PREPARED STATEMENT OF FRANK
ZAPPA TO THE COMMITTEE
These are my personal observations and opinions. They are addressed
to the PMRC as well as this committee. I speak on behalf of no group
or professional organization.
The PMRC proposal is an ill-conceived piece of nonsense which fails
to deliver any real benefits to children, infringes the civil liberties
of people who are not children, and promises to keep the courts busy
for years, dealing with the interpretational and enforcemental problems
inherent in the proposal's design.
It is my understanding that, in law, First Amendment Issues are decided
with a preference for the least restrictive alternative. In this context,
the PMRC's demands are the equivalent of treating dandruff by decapitation.
No one has forced Mrs. Baker or Mrs. Gore to bring Prince or Sheena
Easton into their homes. Thanks to the Constitution, they are free to buy
other forms of music for their children. Apparently, they insist on purchasing
the works of contemporary recording artists in order to support a
personal illusion of aerobic sophistication.
Ladies, please be advised: The $8.98 purchase price does not entitle
you to a kiss on the foot from the composer or performer in exchange for
a spin on the family Victrola. Taken as a whole, the complete list of PMRC
demands reads like an instruction manual for some sinister kind of "toilet
training program" to house-break all composers and performers because
of the lyrics of a few. Ladies, how dare you?
The ladies' shame must be shared by the bosses at the major labels
who, through the RIAA, chose to bargain
away the rights of composers, performers, and retailers in order to pass
H.R. 2911, The Blank Tape Tax: A private tax levied by an industry on consumers
for the benefit of a select group within that industry. Is this a "consumer
issue"? You bet it is. PMRC spokesperson, Kandy Stroud, announced
to millions of fascinated viewers on last Friday's ABC Nightline
debate that Senator Gore, a man she described as "A friend of the
music industry," is co-sponsor of something she referred to as "anti-piracy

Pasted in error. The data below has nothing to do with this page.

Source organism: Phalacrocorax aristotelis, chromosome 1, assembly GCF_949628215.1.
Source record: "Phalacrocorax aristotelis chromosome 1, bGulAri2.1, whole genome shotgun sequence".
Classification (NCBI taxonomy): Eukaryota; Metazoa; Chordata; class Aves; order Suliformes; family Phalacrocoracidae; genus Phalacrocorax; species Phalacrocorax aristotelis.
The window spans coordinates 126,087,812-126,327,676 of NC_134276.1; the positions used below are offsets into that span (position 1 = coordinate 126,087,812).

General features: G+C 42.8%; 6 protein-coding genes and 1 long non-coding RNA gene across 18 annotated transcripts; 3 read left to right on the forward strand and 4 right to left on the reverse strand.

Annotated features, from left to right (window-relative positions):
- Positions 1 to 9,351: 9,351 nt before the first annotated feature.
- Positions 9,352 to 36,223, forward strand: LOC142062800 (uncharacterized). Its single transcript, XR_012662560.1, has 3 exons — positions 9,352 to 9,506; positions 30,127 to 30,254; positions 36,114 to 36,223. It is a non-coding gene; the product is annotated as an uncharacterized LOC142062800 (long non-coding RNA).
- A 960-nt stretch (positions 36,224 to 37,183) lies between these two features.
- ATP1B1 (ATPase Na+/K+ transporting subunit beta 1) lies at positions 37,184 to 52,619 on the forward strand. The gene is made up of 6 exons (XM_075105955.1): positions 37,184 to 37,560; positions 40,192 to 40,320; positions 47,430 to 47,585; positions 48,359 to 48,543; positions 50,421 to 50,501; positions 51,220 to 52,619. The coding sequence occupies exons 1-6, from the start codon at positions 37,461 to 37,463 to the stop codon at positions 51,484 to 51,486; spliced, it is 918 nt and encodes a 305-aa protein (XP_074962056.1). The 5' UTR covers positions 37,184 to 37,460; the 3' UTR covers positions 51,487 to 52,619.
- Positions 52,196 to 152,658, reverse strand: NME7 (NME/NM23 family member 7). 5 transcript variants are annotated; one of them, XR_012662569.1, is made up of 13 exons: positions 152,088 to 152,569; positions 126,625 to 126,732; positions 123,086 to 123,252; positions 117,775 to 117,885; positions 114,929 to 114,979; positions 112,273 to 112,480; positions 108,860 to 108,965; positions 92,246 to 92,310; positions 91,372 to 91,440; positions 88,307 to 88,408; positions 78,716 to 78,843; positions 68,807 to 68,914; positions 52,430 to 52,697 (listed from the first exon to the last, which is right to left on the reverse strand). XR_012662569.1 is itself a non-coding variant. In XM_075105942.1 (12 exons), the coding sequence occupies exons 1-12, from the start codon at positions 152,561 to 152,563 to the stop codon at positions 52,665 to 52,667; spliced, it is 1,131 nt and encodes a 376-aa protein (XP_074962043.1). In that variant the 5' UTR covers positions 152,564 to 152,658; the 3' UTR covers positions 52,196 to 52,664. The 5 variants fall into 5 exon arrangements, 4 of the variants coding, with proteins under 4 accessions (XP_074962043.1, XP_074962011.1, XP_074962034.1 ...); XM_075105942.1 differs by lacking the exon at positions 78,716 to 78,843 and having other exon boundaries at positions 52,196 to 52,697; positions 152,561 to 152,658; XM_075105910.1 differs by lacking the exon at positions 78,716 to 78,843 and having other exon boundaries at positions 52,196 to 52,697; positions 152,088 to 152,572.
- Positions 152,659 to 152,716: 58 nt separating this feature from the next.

legislation". Is this the same tax bill with a nicer name?
The major record labels need to have H.R. 2911 whiz through a few committees
before anybody smells a rat. One of them is chaired by Senator Thurmond.
Is it a coincidence that Mrs. Thurmond is affiliated with the PMRC? I cannot
say she's a member, because the PMRC has no members. Their secretary told
me on the phone last Friday that the PMRC has no members . . . only founders.
I asked how many other D.C. wives are nonmembers of an organization that
raises money by mail, has a tax-exempt status, and seems intent on running
the Constitution of the United States through the family paper-shredder.
I asked her if it was a cult. Finally, she said she couldn't give me an
answer and that she had to call their lawyer.
While the wife of the Secretary of the Treasury recites "Gonna
drive my love inside you . . .", and Senator Gore's wife talks about
"Bondage!" and "oral sex at gunpoint," on the CBS Evening
News, people in high places work on a tax bill that is so ridiculous, the
only way to sneak it through is to keep the public's mind on something
else: 'Porn rock'.
The PMRC practices a curious double standard with these fervent
recitations. Thanks to them, helpless young children all over America get
to hear about oral sex at gunpoint on network TV several nights a week.
Is there a secret FCC dispensation here? What sort of end justifies THESE
means? PTA parents should keep an eye on these ladies if that's their idea
of 'good taste'.
Is the basic issue morality? Is it mental health? Is it an issue at
all? The PMRC has created a lot of confusion with improper comparisons
between song lyrics, videos, record packaging, radio broadcasting, and
live performances. These are all different mediums, and the people who
work in them have the right to conduct their business without trade-restraining
legislation, whipped up like an instant pudding by The Wives of Big Brother.
Is it proper that the husband of a PMRC nonmember/founder/person sits
on any committee considering business pertaining to the Blank Tape
Tax or his wife's lobbying organization? Can any committee thus constituted
'find facts' in a fair and unbiased manner? This committee has three. A
minor conflict of interest?
The PMRC promotes their program as a harmless type of consumer information
service providing 'guidelines' which will assist baffled parents in the
determination of the 'suitability' of records listened to by 'very
young children'. The methods they propose have several unfortunately [sic]
side effects, not the least of which is the reduction of all American Music,
recorded and live, to the intellectual level of a Saturday morning
Teen-agers with $8.98 in their pocket might go into a record store